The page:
The term “sneaker culture” holistically refers to the global obsession a sneaker – a type of footwear – has garnered for itself. Sneakerheads have had a major role to play in this development. A sneakerhead is someone who collects sneakers more as a hobby than for functional purposes. And he’s the one who usually waits in queue outside a store whenever a new ‘special edition’ sneaker model is released.

Image credit: Flickr
Image credit: Flickr

Before the sneaker culture, athletic shoes were only considered performance shoes. The shoes had no unique charm, design or personality. When men’s footwear companies realized the youth liked wearing the shoes of their favorite basketball players, they grabbed on to the trend and revamped the performance or athletic shoe image. The shoe, as a result, made its way outside the basketball courts, onto the streets of America and other parts of the world.

History

Sneakers have been around ever since mid-19th century. However, their popularity grew multi-folds with basketball shoes getting increasingly embraced by urban American centers, thereby giving birth to the sneaker culture. Sneaker firms, such as Converse, introduced the celebrity endorsement concept and have ever since continued to benefit from fame-based brand promotions and marketing. The high-achieving NBA athletes started selling sneakers fast and hard to kids of inner American cities, thus giving birth to the sneaker culture.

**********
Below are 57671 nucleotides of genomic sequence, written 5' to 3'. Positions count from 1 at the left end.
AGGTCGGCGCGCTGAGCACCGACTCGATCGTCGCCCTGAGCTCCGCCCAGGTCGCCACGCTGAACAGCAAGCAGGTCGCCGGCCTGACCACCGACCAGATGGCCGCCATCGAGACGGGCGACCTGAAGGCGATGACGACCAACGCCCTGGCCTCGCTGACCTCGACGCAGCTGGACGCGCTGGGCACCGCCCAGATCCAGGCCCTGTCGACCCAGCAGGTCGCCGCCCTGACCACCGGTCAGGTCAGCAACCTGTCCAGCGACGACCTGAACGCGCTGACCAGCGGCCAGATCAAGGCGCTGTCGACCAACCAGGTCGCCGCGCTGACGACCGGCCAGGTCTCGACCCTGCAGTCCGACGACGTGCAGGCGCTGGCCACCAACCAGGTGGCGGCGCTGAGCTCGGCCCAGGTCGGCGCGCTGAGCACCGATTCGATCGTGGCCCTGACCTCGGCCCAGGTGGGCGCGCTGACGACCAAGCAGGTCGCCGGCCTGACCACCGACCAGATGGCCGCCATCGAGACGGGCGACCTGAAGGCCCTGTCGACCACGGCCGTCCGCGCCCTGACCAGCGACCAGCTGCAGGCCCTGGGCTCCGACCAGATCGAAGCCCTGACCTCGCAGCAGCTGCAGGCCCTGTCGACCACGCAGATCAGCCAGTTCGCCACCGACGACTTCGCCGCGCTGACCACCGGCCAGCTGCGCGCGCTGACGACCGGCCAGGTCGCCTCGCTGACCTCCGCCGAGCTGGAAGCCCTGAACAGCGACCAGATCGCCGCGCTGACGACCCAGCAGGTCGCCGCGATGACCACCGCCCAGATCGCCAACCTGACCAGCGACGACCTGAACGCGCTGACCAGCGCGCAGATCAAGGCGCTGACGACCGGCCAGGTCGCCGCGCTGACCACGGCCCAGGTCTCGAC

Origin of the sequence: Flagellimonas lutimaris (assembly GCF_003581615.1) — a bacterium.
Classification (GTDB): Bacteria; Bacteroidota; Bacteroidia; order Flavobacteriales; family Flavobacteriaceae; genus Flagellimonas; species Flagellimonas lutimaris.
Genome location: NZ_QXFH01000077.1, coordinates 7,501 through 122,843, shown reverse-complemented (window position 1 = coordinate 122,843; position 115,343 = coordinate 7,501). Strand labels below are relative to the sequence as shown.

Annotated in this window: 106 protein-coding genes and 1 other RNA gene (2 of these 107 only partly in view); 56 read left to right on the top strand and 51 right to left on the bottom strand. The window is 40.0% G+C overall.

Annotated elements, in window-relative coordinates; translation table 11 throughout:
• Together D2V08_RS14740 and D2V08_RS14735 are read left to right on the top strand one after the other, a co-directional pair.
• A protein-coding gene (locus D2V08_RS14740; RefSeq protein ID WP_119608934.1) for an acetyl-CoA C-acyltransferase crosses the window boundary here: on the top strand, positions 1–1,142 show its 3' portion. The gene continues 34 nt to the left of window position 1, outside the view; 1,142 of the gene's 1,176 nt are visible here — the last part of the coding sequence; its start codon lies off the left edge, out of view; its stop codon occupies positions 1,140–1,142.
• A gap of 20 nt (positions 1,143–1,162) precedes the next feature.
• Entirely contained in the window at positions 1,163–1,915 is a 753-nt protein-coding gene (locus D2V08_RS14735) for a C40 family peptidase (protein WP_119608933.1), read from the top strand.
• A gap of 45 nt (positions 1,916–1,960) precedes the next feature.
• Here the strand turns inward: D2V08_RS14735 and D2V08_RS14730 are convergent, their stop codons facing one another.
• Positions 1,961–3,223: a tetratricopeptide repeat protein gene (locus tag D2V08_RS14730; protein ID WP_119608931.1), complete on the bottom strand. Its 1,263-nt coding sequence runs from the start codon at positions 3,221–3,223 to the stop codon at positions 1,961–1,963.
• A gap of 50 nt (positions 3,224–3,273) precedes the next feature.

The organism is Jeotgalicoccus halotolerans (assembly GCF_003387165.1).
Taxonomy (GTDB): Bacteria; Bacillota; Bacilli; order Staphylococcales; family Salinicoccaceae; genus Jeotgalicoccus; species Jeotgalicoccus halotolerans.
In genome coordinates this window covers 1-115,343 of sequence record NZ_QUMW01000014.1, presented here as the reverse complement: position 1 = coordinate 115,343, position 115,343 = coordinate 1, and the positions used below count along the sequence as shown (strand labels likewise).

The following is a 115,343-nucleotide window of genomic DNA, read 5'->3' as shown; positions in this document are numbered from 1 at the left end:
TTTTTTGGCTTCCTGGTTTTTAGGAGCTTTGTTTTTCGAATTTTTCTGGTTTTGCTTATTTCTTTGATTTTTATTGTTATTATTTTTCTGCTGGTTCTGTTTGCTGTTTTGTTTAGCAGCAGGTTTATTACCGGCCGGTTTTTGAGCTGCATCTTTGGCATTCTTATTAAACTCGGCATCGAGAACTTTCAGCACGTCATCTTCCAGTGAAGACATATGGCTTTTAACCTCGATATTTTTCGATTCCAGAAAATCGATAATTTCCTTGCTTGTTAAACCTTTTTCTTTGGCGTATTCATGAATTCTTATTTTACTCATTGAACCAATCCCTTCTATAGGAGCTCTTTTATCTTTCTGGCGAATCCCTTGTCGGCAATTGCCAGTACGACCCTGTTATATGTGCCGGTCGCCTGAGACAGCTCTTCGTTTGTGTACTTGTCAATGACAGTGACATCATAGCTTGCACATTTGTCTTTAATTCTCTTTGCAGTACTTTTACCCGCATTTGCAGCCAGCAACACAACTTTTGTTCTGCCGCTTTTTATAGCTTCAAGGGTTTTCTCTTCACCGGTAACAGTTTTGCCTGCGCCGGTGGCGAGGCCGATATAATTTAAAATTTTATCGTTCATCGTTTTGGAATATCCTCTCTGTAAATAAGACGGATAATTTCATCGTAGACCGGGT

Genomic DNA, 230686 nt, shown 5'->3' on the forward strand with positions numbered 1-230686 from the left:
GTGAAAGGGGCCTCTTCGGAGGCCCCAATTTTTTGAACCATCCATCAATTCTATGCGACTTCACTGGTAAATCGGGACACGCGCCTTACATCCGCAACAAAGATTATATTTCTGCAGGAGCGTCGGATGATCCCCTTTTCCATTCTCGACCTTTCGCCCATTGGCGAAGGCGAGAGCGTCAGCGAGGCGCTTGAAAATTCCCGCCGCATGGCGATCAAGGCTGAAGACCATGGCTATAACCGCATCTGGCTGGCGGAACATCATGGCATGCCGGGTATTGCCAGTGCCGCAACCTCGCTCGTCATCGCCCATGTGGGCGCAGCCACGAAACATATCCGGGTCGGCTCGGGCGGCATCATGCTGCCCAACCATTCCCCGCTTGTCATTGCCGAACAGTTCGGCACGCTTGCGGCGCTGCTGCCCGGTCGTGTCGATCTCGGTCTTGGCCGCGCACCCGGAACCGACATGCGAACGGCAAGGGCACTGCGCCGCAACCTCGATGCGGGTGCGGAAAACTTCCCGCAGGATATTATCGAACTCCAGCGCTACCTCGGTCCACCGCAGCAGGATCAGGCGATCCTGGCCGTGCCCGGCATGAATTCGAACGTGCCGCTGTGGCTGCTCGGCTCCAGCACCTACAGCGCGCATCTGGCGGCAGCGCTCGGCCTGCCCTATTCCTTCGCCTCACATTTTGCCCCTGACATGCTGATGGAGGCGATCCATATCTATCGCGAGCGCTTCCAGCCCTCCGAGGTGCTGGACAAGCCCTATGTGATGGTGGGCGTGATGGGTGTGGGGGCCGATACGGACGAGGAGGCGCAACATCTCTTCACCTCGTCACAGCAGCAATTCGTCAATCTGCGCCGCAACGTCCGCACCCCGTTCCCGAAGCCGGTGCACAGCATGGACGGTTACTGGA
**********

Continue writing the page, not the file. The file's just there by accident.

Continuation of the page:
Sneaker adulation reached a completely new level during the ‘80s and 90s when black musicians and athletes took to the shoes. When specific basketball players, such as Michael Jordan, and rap artists wore sneakers, they gave consumers reasons to choose a particular sneaker brand over the other.

Stock Market & Popularity

The sneaker culture has also given rise to secondary or resale sneaker market. In fact, the sneaker market is so established and widespread, it also has a dedicated stock market – StockX. The stock market has more than 20,000 sneaker pairs listed. Special edition or limited edition sneakers – both old and new – may run up to several thousand dollars.  

Sneaker culture is here to stay, provided hip-hop and basketball stars continue to influence buyers. And the secondary market is a sign that sneakers will soon dominate the footwear industry.